How to write more efficient and maintainable C# code

When you are writing your C# applications, you are aware that you want to make your applications as efficient, maintainable, and as scalable as possible. These are some great keywords that look great on blog posts like this, but how do you actually set about achieving this goal? We will look at some simply guidelines which try to make this goal more achievable.

Write single purpose methods

Your methods should have a single purpose… a single task to perform. For example, a single method should not try to access a database, create objects, read text files, and create images. Instead, create a single method for each task.

Why? Multipurpose methods are typically long, hard to read, difficult to maintain and inefficient.

Pros: Reduces reuse, improves readability and maintainability.
Cons: None

Keep methods short

A method should be an absolute maximum of 50 lines long. Methods that are longer than this are typically multipurpose, which is bad. You want your code to be reusable where possible.

Pros: More maintainable code, which is more reusable.
Cons: None.

Keep classes short

Classes should be no more than 300 lines long. If you have a “DocumentHelper” class which creates Microsoft Excel worksheets and calculates data based on data retrieved from an external database, consider splitting this into two classes (Excel Helper and ReportDataHelper)

Pros: Promotes reusability, helps keep classes short.
Cons: None.

Don’t have partial classes

Partial classes were introduced for Windows Forms applications to remove the initialisation logic from the main code behind file. Partial classes should not be used in any other scenario. Partial classes should not be used to reduce the length of your classes.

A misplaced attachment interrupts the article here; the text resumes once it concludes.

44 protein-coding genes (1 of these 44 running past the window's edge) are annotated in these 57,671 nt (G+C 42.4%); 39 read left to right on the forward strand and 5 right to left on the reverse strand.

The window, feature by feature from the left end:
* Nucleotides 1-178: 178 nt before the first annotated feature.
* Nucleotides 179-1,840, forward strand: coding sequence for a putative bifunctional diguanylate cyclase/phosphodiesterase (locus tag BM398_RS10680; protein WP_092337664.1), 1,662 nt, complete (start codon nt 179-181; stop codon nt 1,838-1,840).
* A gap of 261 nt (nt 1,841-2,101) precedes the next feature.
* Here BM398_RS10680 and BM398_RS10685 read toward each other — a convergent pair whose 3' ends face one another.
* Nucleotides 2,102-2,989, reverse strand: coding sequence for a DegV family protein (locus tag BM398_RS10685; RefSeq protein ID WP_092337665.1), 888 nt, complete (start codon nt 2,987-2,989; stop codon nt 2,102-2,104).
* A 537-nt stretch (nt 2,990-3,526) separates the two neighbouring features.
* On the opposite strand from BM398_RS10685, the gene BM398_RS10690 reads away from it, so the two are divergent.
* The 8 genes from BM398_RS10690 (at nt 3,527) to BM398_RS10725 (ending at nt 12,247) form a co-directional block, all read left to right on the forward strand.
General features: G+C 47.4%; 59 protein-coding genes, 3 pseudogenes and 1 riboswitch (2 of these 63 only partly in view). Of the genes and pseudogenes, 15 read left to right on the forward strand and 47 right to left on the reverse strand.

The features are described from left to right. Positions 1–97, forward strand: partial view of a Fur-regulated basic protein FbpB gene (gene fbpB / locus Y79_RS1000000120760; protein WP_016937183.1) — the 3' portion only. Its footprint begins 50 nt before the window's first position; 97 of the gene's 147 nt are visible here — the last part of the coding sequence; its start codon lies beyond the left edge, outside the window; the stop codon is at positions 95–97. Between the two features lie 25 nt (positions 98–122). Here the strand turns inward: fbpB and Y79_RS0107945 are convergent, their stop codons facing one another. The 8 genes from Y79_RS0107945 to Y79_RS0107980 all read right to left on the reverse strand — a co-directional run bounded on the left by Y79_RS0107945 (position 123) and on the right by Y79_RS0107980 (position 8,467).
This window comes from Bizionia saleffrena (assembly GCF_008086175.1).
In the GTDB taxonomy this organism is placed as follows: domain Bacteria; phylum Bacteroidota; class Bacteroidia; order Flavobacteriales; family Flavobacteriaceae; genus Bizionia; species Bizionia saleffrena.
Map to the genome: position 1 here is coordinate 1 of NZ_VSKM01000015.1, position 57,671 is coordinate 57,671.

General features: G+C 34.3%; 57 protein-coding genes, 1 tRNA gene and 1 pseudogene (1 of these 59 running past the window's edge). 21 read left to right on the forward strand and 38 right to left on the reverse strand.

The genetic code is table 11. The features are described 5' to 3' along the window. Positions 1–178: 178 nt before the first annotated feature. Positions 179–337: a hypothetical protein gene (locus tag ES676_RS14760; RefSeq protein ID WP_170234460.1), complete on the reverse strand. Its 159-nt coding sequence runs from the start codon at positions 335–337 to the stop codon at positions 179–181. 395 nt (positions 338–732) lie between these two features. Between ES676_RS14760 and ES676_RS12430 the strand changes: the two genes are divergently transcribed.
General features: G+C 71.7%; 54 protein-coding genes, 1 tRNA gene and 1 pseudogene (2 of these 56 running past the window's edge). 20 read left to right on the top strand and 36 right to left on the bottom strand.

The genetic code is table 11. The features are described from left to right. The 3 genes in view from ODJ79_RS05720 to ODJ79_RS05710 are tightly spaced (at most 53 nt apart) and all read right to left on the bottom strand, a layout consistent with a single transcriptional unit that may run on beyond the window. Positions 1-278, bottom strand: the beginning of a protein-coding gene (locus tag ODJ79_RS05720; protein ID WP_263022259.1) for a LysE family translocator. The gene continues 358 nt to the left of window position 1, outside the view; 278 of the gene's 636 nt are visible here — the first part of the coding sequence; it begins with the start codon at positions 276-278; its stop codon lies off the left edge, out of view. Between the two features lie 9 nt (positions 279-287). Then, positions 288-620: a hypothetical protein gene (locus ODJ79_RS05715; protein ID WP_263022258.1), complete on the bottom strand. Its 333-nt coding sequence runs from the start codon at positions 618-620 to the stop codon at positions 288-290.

Pros: Partial classes are very difficult to navigate.
Cons: None.

Resolve all build warnings

You shouldn’t have any build warnings in your project. Build warnings typically lead to errors further down the line. Build warnings typically relate to missing references/assemblies.

A good approach is to treat all build warnings as errors.
Open the project properties dialog, click the build tab, and change “Treat warnings as errors” to “All”. This will also force you to clean up unused private member variables, which is always good.

Avoid optional parameters

What: Optional parameters were introduced to improve COM interoperability.

Example;
When working with Microsoft Office COM interoperability assemblies, prior to optional parameters (and the dynamic keyword), it was necessary to pass in Type.Missing to all method parameters which you wanted to be the default (unsupplied) value.

Old way;

object excel;
object range = excel.get_Range("A1", "B4", 1, Type.Missing, Type.Missing, Type.Missing, Type.Missing, Type.Missing, Type.Missing);

This, as you can see its messy and very quickly becomes difficult to maintain. Now in newer versions of the Office Interop assemblies, all non-essential values are marked as optional, meaning you can simply write the following;

object excel;
object range = excel.get_Range("A1", "B4", 1);

Pros: In some cases, optional parameters can dramatically reduce code complexity and length. Optional parameters can reduce the number of overloaded versions of the method, thus reducing code duplication.